Back to Journey
Business aviation helps beer wholesaler close deals
Jet extends company’s reach in competitive market
When it comes to finding quality craft beer in the south, North Carolina is king. The state boasts more than 135 breweries and brewpubs, the most in the southern U.S. The responsibility of getting the beers from the brewery to the bar falls on regional distributors who compete for the attention of breweries in the state and around the country.
For Caffey Distributing, reaching out to potential brewery partners is less of a challenge due to its use of business aviation. Today, the company stands as one of the 40 largest beer distributorships in the country.
In an industry where cultivating relationships is essential to success, business aviation has quickly emerged as a key tool for the distributors.
“It’s pretty competitive trying to reach those new brands when they decide to come to the market. Our airplane allows us to be much more responsive.”Chris Caffey, president and CEO, Caffey Distributing
Craft beer boom
Business aviation can benefit distributors and wholesalers aiming to widen their reach at a faster pace. Wholesalers comply with the standard three-tiered system of beer distribution, but often face a challenge in attracting independent breweries.
U.S. craft beer sales have steadily risen year over year, according to statistics from the Brewers Association, a trade group. Those numbers accounted for most of the uptick in overall beer sales, as the market has increasingly experienced slow growth.
“It’s not just a premium light beer market anymore,” said Caffey Distributing president and CEO Chris Caffey. “As people have tried different things, they’ve realized, ‘Wow this is kind of fun and exciting and I’m going to try even more.’”
Today, Caffey Distributing is North Carolina’s largest distributor of Miller, Coors and Pabst beers – three of the largest breweries in the U.S. – but with the demand for craft beer rising, Caffey sought out more ways to work with small breweries making a big impact.
The company’s Cessna® Citation® CJ3®+ business jet has helped Caffey Distributing grow. In 2014, the company launched Craft Central, a division of the distributorship focused on introducing smaller, independent breweries into Charlotte and the Piedmont Triad region.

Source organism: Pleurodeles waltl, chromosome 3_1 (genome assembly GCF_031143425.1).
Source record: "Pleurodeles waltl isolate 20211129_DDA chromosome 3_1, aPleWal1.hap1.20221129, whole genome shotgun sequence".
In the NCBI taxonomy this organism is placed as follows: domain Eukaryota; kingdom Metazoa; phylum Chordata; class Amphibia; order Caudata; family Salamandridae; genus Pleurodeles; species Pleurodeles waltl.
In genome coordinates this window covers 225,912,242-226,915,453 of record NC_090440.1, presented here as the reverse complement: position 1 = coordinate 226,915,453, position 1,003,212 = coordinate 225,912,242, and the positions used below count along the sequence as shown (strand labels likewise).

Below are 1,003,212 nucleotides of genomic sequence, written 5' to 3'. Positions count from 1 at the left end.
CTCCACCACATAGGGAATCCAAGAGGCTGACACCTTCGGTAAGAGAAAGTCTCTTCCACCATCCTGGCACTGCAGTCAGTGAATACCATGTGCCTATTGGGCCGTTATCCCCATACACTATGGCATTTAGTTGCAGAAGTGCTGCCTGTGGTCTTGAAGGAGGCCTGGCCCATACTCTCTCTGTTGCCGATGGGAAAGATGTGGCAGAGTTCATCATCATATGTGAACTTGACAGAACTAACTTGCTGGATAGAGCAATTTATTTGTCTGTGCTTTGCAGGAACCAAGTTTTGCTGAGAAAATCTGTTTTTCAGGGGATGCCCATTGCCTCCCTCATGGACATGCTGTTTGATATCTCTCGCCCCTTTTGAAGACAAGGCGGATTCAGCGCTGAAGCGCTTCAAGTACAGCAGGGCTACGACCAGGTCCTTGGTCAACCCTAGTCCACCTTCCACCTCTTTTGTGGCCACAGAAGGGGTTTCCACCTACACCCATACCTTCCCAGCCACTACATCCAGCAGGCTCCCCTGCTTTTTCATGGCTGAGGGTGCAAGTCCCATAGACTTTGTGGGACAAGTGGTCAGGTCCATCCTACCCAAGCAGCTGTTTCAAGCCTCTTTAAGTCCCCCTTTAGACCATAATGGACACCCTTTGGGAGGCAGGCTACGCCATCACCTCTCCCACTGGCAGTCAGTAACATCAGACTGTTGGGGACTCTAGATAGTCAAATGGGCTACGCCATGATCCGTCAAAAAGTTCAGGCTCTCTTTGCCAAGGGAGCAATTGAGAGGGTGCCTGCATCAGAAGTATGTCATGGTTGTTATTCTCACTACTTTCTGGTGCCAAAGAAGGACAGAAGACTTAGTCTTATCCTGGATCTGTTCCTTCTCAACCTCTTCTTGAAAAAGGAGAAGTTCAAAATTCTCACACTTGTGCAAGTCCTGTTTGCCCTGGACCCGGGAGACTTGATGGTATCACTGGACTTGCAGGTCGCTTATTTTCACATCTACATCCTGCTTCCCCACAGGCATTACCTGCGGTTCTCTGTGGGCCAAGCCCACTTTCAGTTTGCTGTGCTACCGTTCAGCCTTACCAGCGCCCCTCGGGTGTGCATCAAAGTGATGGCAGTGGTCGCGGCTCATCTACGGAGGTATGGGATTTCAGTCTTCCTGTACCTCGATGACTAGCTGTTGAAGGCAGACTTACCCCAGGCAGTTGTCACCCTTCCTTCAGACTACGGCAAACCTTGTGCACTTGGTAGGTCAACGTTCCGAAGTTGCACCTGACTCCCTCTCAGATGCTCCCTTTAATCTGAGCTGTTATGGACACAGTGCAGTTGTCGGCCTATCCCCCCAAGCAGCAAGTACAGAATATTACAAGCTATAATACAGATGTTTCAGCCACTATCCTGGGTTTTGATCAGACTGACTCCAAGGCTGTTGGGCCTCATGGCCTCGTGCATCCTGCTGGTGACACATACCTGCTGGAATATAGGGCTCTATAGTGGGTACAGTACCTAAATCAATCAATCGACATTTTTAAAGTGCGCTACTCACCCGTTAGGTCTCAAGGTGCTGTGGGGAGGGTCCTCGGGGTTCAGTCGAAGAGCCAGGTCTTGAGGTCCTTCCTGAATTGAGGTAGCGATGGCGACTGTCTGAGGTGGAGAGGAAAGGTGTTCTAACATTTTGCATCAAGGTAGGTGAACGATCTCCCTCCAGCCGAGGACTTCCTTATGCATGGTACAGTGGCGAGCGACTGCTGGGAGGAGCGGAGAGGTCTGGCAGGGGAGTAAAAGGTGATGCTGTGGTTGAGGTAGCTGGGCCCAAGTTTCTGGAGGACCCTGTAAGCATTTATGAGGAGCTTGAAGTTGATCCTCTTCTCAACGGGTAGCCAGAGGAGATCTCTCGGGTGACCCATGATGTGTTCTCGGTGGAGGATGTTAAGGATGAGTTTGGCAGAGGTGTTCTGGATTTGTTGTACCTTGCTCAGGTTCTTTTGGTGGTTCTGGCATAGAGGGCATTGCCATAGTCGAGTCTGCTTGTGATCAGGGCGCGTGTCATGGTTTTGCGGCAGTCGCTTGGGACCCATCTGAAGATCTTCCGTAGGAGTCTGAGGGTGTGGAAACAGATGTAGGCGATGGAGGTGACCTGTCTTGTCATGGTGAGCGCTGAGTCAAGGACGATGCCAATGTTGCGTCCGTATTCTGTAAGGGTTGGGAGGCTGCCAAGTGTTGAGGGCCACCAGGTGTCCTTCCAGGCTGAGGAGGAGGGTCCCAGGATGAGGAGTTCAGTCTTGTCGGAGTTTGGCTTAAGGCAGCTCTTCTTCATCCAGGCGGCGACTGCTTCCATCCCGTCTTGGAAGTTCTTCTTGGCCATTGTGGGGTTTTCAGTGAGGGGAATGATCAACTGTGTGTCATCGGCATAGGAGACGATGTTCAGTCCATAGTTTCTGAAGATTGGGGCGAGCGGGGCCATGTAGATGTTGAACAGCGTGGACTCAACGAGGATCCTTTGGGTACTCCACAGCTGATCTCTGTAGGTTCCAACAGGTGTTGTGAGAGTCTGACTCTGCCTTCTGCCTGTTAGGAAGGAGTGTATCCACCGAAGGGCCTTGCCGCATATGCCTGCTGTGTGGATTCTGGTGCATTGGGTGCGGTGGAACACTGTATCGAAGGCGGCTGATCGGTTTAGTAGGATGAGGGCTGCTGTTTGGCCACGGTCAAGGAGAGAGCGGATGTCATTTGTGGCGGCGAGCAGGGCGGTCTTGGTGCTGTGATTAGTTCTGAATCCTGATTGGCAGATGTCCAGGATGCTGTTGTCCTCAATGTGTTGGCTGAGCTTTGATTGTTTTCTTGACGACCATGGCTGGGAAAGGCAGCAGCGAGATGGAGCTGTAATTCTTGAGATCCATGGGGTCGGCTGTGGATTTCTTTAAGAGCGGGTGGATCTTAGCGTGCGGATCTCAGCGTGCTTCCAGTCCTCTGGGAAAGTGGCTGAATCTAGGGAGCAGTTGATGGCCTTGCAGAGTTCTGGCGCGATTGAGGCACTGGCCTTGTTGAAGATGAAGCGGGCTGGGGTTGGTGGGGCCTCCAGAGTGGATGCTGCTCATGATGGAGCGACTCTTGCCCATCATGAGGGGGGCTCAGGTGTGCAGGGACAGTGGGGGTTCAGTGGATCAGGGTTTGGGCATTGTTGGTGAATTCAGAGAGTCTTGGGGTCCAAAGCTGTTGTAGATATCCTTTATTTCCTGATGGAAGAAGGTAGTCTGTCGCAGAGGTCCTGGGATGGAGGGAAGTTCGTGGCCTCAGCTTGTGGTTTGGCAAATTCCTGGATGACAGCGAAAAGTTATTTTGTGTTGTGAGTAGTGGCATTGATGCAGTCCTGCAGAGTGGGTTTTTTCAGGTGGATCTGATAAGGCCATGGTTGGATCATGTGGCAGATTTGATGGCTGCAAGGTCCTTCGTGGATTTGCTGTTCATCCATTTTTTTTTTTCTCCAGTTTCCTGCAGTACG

Independent breweries hoping to expand their customer base often seek out companies like Caffey Distributing. Many of those smaller beer makers are regional operations, which today make up 79 percent of the craft beer made in the U.S. Caffey’s ability to take on the role of trusted partner is crucial.
“We’ve been able to use the plane in particular to help recruit those new craft beers into the market. Coincidentally, we’ve expanded our geographic territory.”Chris Caffey, president and CEO, Caffey Distributing
Today Craft Central distributes for 30 craft breweries. Clients from as far as San Diego, California rely on Caffey’s company to distribute their beer throughout the 16-county territory the business covers.
“Part of the reason we’ve been able to accomplish this is by being nimble and being able to respond to opportunities quickly,” he said. “The message to a potential brewery is that you’re important enough to jump on a private plane and fly out there to meet.”
A typical trip for Caffey usually involves flying out of Greensboro early in the morning with his team to meet a client, then returning to the company’s Charlotte offices later in the day to prepare for the following day’s events. He offered up a recent example:
“Six people will be working on a brand kick-off, but they’ll be able to leave on Thursday, fly to Chicago to participate in the distributor meeting with our other brewery partner, and at the end of that meeting turn around, come back Thursday night and be back on Friday for the kick-off events with our new brewery partner.”
The pilot CEO
Caffey also serves as the company’s chief pilot, flying the Citation CJ3+ to meet with brewery representatives around the country.
Visits to breweries in Detroit and meetings with partner wholesalers in Texas are common trips for Caffey and his team. Presentations and pitches are no longer a multi-day event, allowing traveling personnel to spend more time at home.
“You might have four or five people join you on a trip to go make a presentation to a brewery partner. Our airplane allows us to have more efficient use of more people’s time versus using the airlines and staying at the hotels.”Chris Caffey, president and CEO, Caffey Distributing
The range provided by the jet also ensures Caffey can conduct business beyond the southeastern U.S. After previously flying a Cessna Citation Mustang® and a Citation M2®, it was a need for additional speed that convinced him to purchase the Citation CJ3+.
“We can just about go to the West Coast nonstop, depending on how many people we put on the plane, Caffey said. “It’s the perfect combination of speed, range and payload.”
Caffey logged more than 200 hours in his latest jet in just the first year he owned it. As more craft breweries gain traction in the market, Caffey Distributing will set itself apart with the access and efficiency the aircraft provides.
“Flying has always been a passion of mine, and I’m fortunate that our business needs involve an airplane,” Caffey said. “I’m lucky to have been in a position to develop the skills and qualifications that have made me able to be the pilot CEO.”